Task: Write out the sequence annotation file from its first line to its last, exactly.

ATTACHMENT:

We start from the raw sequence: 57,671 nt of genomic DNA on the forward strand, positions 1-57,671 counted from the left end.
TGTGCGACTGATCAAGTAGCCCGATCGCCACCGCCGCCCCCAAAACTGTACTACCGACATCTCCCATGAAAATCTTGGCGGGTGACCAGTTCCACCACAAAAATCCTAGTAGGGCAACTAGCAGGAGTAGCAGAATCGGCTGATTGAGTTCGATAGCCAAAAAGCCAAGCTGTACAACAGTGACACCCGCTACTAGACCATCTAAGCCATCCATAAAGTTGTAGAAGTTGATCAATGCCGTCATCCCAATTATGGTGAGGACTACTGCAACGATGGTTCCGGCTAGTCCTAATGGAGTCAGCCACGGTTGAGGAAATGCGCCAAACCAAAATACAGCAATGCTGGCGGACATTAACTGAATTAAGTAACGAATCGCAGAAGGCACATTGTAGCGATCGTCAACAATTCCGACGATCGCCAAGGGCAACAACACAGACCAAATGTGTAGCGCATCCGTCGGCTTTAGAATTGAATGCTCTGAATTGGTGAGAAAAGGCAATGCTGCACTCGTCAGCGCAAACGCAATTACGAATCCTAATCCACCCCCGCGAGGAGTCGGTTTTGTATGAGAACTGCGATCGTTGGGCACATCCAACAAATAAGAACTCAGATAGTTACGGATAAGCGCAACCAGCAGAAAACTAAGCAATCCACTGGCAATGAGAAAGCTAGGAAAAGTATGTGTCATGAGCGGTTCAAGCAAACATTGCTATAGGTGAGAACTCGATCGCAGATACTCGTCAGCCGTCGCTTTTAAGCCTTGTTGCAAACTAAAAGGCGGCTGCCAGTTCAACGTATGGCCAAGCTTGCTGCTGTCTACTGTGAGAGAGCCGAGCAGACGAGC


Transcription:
We start from the raw sequence: 57,671 nt of genomic DNA on the forward strand, positions 1-57,671 counted from the left end.
TGTGCGACTGATCAAGTAGCCCGATCGCCACCGCCGCCCCCAAAACTGTACTACCGACATCTCCCATGAAAATCTTGGCGGGTGACCAGTTCCACCACAAAAATCCTAGTAGGGCAACTAGCAGGAGTAGCAGAATCGGCTGATTGAGTTCGATAGCCAAAAAGCCAAGCTGTACAACAGTGACACCCGCTACTAGACCATCTAAGCCATCCATAAAGTTGTAGAAGTTGATCAATGCCGTCATCCCAATTATGGTGAGGACTACTGCAACGATGGTTCCGGCTAGTCCTAATGGAGTCAGCCACGGTTGAGGAAATGCGCCAAACCAAAATACAGCAATGCTGGCGGACATTAACTGAATTAAGTAACGAATCGCAGAAGGCACATTGTAGCGATCGTCAACAATTCCGACGATCGCCAAGGGCAACAACACAGACCAAATGTGTAGCGCATCCGTCGGCTTTAGAATTGAATGCTCTGAATTGGTGAGAAAAGGCAATGCTGCACTCGTCAGCGCAAACGCAATTACGAATCCTAATCCACCCCCGCGAGGAGTCGGTTTTGTATGAGAACTGCGATCGTTGGGCACATCCAACAAATAAGAACTCAGATAGTTACGGATAAGCGCAACCAGCAGAAAACTAAGCAATCCACTGGCAATGAGAAAGCTAGGAAAAGTATGTGTCATGAGCGGTTCAAGCAAACATTGCTATAGGTGAGAACTCGATCGCAGATACTCGTCAGCCGTCGCTTTTAAGCCTTGTTGCAAACTAAAAGGCGGCTGCCAGTTCAACGTATGGCCAAGCTTGCTGCTGTCTACTGTGAGAGAGCCGAGCAGACGAGC